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Diversity pledges alone won’t change corporate workplaces – here’s what will

By Kimberly A. Houser

Dozen of companies, from Apple to Zappos, have reacted to George Floyd’s killing and the protests that followed by pledging to make their workforces more diverse.

While commendable, to me it feels a bit like deja vu. Back in 2014, a host of tech companies made similar commitments to diversify their ranks. Their latest reports – which they release annually – show they’ve made little progress.

Why have their efforts largely failed? Were they just empty promises?

As a gender diversity scholar, I explored these questions in my recent paper published in the Stanford Technology Law Review. The problem is not a lack of commitment but what social scientists call “unconscious bias.”

Big tech, little progress

Today’s efforts to promote diversity are certainly more specific than the tech industry’s vague promises in 2014.

In 2020, sports apparel maker Adidas pledged to fill at least 30% of all open positions with Black or Latino candidates. Cosmetics company Estée Lauder promised to make sure the share of Black people it employs mirrors their percentage of the U.S. population within five years. And Facebook vowed to double its number of Black and Latino employees within three years.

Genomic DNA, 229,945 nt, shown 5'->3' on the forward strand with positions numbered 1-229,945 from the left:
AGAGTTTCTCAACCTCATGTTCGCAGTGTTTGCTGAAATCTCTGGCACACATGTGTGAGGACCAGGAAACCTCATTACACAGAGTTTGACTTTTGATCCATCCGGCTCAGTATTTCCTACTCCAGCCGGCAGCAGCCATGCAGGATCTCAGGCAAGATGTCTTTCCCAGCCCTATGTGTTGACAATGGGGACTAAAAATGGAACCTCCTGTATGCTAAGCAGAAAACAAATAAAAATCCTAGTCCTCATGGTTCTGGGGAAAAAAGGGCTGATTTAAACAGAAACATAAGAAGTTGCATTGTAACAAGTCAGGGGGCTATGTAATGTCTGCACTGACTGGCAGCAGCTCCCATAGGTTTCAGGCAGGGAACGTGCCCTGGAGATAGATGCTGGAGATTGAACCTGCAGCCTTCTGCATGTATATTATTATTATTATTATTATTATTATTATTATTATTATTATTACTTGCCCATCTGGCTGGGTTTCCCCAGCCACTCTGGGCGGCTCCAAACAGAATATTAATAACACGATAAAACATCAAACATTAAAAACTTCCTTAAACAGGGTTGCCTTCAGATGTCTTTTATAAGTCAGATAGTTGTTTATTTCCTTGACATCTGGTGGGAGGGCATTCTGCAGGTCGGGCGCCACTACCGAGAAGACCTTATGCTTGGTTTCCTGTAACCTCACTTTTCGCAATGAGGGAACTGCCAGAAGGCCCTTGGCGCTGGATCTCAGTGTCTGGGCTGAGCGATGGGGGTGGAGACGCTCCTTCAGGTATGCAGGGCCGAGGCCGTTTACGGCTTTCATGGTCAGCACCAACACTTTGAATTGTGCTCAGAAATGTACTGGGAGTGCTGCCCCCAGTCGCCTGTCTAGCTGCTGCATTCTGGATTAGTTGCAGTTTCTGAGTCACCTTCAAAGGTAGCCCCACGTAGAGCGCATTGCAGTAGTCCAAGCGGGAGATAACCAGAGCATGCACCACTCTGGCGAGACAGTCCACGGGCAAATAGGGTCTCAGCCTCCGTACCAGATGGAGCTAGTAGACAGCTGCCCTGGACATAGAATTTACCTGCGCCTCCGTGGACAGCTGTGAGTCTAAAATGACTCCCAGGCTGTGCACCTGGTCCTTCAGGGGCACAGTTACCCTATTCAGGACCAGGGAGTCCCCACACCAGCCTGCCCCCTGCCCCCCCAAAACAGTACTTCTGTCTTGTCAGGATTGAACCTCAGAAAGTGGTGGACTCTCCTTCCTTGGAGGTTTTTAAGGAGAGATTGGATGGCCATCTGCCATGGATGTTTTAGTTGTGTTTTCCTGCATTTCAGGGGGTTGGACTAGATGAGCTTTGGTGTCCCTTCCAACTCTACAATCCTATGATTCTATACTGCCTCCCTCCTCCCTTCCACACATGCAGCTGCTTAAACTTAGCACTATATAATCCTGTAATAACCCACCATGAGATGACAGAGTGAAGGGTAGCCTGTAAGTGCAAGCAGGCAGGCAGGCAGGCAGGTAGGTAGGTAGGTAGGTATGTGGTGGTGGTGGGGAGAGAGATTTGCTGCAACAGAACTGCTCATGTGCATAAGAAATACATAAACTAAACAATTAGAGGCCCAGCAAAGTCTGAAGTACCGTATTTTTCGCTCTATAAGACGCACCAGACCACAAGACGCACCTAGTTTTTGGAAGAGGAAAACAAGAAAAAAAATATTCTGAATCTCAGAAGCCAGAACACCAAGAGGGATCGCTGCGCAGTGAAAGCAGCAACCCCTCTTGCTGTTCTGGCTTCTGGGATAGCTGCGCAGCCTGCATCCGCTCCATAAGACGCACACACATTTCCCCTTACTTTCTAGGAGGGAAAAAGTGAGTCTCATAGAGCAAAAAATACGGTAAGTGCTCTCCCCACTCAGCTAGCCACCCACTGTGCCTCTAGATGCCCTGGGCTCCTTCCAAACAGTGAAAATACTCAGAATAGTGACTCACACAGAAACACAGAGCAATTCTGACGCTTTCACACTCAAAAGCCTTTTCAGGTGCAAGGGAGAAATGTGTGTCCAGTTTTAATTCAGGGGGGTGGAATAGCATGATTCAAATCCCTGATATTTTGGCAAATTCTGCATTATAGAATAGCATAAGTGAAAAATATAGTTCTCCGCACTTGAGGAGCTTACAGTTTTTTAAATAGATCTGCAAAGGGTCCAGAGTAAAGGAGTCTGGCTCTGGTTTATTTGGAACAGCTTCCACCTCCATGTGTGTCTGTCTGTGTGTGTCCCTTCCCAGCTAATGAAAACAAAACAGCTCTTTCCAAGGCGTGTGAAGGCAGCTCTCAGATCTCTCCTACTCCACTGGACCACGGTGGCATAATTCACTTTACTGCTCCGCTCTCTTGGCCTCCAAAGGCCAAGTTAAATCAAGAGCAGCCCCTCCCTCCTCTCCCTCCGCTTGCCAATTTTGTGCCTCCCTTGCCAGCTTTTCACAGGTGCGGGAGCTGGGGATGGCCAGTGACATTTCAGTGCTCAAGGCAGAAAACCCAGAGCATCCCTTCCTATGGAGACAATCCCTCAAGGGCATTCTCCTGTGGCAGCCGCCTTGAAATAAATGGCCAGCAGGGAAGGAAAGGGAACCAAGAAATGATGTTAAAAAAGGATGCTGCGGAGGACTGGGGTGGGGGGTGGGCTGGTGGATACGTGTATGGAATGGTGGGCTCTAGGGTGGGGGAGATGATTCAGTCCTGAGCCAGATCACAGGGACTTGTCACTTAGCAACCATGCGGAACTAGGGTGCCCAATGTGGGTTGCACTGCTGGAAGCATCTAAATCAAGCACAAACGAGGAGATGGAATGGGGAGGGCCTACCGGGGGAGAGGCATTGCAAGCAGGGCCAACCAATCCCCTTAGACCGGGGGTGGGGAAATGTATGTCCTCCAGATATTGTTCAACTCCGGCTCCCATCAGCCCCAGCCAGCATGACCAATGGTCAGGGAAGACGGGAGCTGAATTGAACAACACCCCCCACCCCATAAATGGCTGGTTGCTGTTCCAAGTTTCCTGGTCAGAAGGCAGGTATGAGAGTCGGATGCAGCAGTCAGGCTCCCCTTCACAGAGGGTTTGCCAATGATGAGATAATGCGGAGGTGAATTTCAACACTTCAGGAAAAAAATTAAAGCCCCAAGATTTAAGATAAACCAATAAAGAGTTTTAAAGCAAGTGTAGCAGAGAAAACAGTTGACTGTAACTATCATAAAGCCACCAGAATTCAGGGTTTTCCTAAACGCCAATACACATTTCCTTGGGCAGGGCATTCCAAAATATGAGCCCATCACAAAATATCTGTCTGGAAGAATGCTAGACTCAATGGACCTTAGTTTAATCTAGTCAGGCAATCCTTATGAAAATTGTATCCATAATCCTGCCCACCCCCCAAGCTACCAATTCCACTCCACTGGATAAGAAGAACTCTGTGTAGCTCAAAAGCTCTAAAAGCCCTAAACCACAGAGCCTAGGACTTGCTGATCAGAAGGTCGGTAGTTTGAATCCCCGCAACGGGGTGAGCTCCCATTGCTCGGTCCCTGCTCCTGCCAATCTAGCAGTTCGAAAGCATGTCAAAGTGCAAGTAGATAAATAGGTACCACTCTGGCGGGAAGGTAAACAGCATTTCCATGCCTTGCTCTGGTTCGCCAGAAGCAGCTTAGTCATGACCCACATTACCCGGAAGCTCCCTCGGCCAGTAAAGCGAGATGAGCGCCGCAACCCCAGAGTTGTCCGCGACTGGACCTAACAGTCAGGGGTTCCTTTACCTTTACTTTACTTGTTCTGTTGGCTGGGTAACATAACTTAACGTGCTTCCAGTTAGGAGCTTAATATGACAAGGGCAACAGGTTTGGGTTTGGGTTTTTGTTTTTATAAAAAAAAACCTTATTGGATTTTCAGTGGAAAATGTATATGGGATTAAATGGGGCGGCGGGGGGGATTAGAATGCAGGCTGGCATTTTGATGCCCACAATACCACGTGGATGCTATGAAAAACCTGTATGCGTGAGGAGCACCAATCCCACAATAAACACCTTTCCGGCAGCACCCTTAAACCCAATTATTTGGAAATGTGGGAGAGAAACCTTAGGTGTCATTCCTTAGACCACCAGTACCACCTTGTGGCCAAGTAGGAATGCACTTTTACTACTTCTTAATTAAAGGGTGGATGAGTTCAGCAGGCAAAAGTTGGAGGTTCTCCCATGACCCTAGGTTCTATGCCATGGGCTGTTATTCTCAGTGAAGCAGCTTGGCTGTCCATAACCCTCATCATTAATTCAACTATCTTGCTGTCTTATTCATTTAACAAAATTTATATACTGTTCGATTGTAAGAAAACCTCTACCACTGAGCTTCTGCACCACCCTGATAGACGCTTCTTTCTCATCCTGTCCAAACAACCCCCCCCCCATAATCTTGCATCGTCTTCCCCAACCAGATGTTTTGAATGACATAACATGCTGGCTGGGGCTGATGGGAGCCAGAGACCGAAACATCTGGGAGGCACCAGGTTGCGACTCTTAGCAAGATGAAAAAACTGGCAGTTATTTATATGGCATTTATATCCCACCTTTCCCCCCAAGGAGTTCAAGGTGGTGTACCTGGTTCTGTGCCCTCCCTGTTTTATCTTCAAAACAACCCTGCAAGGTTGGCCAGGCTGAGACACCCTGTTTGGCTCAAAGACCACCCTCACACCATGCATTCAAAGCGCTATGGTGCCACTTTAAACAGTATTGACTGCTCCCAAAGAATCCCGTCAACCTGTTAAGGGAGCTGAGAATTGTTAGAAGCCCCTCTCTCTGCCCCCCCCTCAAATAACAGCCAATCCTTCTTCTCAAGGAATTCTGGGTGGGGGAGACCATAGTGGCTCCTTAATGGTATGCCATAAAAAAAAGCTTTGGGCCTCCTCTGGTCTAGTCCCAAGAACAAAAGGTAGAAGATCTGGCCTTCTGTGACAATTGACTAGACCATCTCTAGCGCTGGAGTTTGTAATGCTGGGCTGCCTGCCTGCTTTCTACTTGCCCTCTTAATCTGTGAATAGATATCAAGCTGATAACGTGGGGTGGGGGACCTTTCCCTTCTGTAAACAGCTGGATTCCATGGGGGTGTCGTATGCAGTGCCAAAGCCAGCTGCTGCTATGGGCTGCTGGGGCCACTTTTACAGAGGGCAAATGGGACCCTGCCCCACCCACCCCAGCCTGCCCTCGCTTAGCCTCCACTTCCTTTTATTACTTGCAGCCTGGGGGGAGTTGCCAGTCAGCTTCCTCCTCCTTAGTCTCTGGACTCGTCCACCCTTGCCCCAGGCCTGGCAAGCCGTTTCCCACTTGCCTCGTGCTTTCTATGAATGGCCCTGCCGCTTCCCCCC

Companies have also committed at least US$1 billion in money and resources to fight the broader societal scourge of racism and support Black Americans and people of color more broadly.

Unfortunately, if past experience is any indication, good intentions and public pledges will not be enough to tackle the problem of the underrepresentation of women and people of color in most companies.

In 2014, GoogleFacebookApple and other tech companies began publishing diversity reports after software engineer Tracy Chao, investor Ellen Pao and others called attention to Silicon Valley’s white male-dominated, misogynistic culture. The numbers weren’t pretty, and so one by one, they all made public commitments to diversity with promises of money, partnerships, training and mentorship programs.

Yet, half a decade later, their latest reports reveal, in embarrassing detail, how little things have changed, especially for underrepresented minorities. For example, at Apple, the share of women in tech jobs rose from 20% in 2014 to 23% in 2018, while the percentage of Black workers in those roles remained flat at 6%. Google managed to increase the share of women in such jobs to 24% in 2020 from 17% in 2014, yet only 2.4% of these tech roles are filled by Black workers, up from 1.5% in 2014. Even companies that have made more progress, such as Twitter, still have far to go to achieve meaningful representation.

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